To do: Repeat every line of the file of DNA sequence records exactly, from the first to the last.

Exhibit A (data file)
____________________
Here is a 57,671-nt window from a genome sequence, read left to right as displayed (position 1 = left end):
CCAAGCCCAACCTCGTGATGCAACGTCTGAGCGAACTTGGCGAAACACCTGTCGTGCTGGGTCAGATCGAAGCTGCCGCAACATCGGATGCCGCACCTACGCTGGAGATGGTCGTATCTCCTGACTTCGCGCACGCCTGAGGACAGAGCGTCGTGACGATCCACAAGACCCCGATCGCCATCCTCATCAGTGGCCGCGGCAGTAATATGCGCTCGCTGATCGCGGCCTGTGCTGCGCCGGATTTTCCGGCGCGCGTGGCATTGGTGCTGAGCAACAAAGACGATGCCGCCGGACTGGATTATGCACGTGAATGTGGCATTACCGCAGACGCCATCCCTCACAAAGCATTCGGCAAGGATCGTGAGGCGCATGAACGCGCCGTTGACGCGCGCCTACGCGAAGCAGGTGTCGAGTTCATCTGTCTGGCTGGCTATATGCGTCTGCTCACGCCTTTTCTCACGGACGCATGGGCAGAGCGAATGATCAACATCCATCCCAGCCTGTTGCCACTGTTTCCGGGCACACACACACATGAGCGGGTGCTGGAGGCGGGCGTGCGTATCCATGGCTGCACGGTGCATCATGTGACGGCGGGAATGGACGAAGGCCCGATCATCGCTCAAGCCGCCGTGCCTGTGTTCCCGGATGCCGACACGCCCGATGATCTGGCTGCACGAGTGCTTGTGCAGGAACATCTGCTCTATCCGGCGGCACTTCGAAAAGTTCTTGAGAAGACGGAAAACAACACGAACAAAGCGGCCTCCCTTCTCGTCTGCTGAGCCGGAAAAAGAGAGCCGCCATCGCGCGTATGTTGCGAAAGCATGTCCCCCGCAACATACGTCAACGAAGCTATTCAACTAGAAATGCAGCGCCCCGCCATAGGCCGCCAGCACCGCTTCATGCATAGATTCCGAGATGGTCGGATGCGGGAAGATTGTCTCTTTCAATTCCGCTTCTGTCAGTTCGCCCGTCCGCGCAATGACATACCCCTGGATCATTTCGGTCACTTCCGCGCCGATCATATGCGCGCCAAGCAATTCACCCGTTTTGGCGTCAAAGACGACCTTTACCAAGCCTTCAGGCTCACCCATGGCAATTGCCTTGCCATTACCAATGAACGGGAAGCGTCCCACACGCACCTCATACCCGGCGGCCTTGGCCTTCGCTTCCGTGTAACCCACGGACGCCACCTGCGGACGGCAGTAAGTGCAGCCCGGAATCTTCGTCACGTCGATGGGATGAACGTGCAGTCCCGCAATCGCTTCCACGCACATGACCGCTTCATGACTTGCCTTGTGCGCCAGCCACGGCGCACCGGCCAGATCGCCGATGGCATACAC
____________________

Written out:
Here is a 57,671-nt window from a genome sequence, read left to right as displayed (position 1 = left end):
CCAAGCCCAACCTCGTGATGCAACGTCTGAGCGAACTTGGCGAAACACCTGTCGTGCTGGGTCAGATCGAAGCTGCCGCAACATCGGATGCCGCACCTACGCTGGAGATGGTCGTATCTCCTGACTTCGCGCACGCCTGAGGACAGAGCGTCGTGACGATCCACAAGACCCCGATCGCCATCCTCATCAGTGGCCGCGGCAGTAATATGCGCTCGCTGATCGCGGCCTGTGCTGCGCCGGATTTTCCGGCGCGCGTGGCATTGGTGCTGAGCAACAAAGACGATGCCGCCGGACTGGATTATGCACGTGAATGTGGCATTACCGCAGACGCCATCCCTCACAAAGCATTCGGCAAGGATCGTGAGGCGCATGAACGCGCCGTTGACGCGCGCCTACGCGAAGCAGGTGTCGAGTTCATCTGTCTGGCTGGCTATATGCGTCTGCTCACGCCTTTTCTCACGGACGCATGGGCAGAGCGAATGATCAACATCCATCCCAGCCTGTTGCCACTGTTTCCGGGCACACACACACATGAGCGGGTGCTGGAGGCGGGCGTGCGTATCCATGGCTGCACGGTGCATCATGTGACGGCGGGAATGGACGAAGGCCCGATCATCGCTCAAGCCGCCGTGCCTGTGTTCCCGGATGCCGACACGCCCGATGATCTGGCTGCACGAGTGCTTGTGCAGGAACATCTGCTCTATCCGGCGGCACTTCGAAAAGTTCTTGAGAAGACGGAAAACAACACGAACAAAGCGGCCTCCCTTCTCGTCTGCTGAGCCGGAAAAAGAGAGCCGCCATCGCGCGTATGTTGCGAAAGCATGTCCCCCGCAACATACGTCAACGAAGCTATTCAACTAGAAATGCAGCGCCCCGCCATAGGCCGCCAGCACCGCTTCATGCATAGATTCCGAGATGGTCGGATGCGGGAAGATTGTCTCTTTCAATTCCGCTTCTGTCAGTTCGCCCGTCCGCGCAATGACATACCCCTGGATCATTTCGGTCACTTCCGCGCCGATCATATGCGCGCCAAGCAATTCACCCGTTTTGGCGTCAAAGACGACCTTTACCAAGCCTTCAGGCTCACCCATGGCAATTGCCTTGCCATTACCAATGAACGGGAAGCGTCCCACACGCACCTCATACCCGGCGGCCTTGGCCTTCGCTTCCGTGTAACCCACGGACGCCACCTGCGGACGGCAGTAAGTGCAGCCCGGAATCTTCGTCACGTCGATGGGATGAACGTGCAGTCCCGCAATCGCTTCCACGCACATGACCGCTTCATGACTTGCCTTGTGCGCCAGCCACGGCGCACCGGCCAGATCGCCGATGGCATACAC